Just over two weeks ago, scientists working for the National Institutes of Health, of which Rocky Mountain Laboratory in Hamilton is a part, were given direction to “step down” on all operations not directly related to COVID-19 virus research.
“We were told to stop all laboratory operations that weren’t mission critical. We complied,” said RML Administrator Dr. Marshall Bloom. He said that scientists at the lab stopped all laboratory work not directly related to the new disease and put their projects into hibernation. If scientists had a critical on-going study, he said, they could apply for an exemption to complete that work.
Since that directive came down, according to Bloom, about fifty employees carry on the mission-critical work related to COVID-19. He said it involves a lot more people than the research scientists and their staff. It involves safety and bio-safety personnel, veterinary staff and animal care staff, as well as facility maintenance staff.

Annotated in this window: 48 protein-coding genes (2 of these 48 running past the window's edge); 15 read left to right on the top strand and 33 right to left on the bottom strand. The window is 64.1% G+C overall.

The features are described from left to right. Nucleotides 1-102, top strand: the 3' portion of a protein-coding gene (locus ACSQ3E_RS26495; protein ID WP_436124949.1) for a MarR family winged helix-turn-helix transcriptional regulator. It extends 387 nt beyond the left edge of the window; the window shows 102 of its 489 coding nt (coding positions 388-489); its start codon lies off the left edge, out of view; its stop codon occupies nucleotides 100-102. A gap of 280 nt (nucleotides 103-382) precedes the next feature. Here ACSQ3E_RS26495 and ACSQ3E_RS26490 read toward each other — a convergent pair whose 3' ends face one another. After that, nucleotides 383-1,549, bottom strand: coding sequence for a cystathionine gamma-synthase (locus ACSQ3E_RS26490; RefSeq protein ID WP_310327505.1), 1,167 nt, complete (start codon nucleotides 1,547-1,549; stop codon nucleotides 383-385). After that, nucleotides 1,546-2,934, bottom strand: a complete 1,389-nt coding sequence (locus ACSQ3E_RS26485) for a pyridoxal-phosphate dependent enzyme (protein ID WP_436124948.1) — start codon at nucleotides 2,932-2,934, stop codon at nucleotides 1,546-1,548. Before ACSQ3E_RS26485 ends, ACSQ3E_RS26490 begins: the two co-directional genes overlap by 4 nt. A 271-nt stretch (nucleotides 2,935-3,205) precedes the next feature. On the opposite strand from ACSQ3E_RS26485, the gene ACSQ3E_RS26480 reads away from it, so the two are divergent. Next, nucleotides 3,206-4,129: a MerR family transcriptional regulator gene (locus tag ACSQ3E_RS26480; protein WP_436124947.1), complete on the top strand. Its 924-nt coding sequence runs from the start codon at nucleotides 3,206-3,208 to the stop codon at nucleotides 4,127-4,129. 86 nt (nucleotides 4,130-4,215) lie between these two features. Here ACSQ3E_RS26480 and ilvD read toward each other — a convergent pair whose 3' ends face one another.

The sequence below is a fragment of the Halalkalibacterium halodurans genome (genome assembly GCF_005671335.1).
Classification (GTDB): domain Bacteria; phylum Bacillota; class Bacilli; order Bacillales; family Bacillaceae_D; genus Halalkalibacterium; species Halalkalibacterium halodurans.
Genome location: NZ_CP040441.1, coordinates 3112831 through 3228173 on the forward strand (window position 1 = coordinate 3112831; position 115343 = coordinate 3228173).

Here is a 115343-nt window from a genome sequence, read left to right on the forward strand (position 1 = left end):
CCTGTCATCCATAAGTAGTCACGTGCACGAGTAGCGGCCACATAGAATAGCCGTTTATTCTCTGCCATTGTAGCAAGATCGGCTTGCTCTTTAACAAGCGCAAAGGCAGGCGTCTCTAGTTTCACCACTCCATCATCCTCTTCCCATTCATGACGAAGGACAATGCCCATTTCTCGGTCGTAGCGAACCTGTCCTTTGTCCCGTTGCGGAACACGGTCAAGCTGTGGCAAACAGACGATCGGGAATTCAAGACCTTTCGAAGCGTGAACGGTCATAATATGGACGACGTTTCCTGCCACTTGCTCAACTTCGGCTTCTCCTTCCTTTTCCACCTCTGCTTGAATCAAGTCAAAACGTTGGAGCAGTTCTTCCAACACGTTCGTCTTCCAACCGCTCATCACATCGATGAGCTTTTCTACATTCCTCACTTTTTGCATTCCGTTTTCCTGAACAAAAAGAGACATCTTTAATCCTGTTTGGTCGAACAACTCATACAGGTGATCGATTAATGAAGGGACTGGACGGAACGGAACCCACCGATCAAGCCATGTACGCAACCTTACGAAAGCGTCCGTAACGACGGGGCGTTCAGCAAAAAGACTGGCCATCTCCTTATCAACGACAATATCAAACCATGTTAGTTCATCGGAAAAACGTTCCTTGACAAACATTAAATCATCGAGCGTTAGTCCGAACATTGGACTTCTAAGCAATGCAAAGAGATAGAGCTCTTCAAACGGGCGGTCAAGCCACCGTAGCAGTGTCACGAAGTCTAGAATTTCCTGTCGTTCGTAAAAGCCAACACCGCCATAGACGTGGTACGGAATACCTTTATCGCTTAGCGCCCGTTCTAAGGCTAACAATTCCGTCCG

“For every scientist doing research, there are a lot of people making that research possible,” said Bloom. He said the work was being done on varying schedules and different shifts arranged to minimize the total number of people on campus at any given time.
Bloom said the strategies and tactics being employed by the researchers are likely to sound familiar to a lot of people because they are the same strategies and tactics that RML scientists have used in combating other serious virus infections that have made the news, like Ebola virus and Zika virus.
The lab has also been involved in the study of other coronaviruses. COVID-19 is a coronavirus, a large virus that has RNA in it rather than DNA, and it is not the first found to be able to infect people. RML scientists were already familiar with the MERS-CoV coronavirus that causes Middle East Respiratory Syndrome and the SARS-CoV type 1 coronavirus. Another name for COVID-19 is SARS-CoV 2. The similarity in name indicates its similarity to that virus which also caused a major outbreak around the world in the 2000s.
Bloom said there are many other coronaviruses out there and that about a quarter of all the common colds are caused by a coronavirus of some type. “They are respiratory viruses, but not anything serious or deadly like the COVID-19 virus,” said Bloom.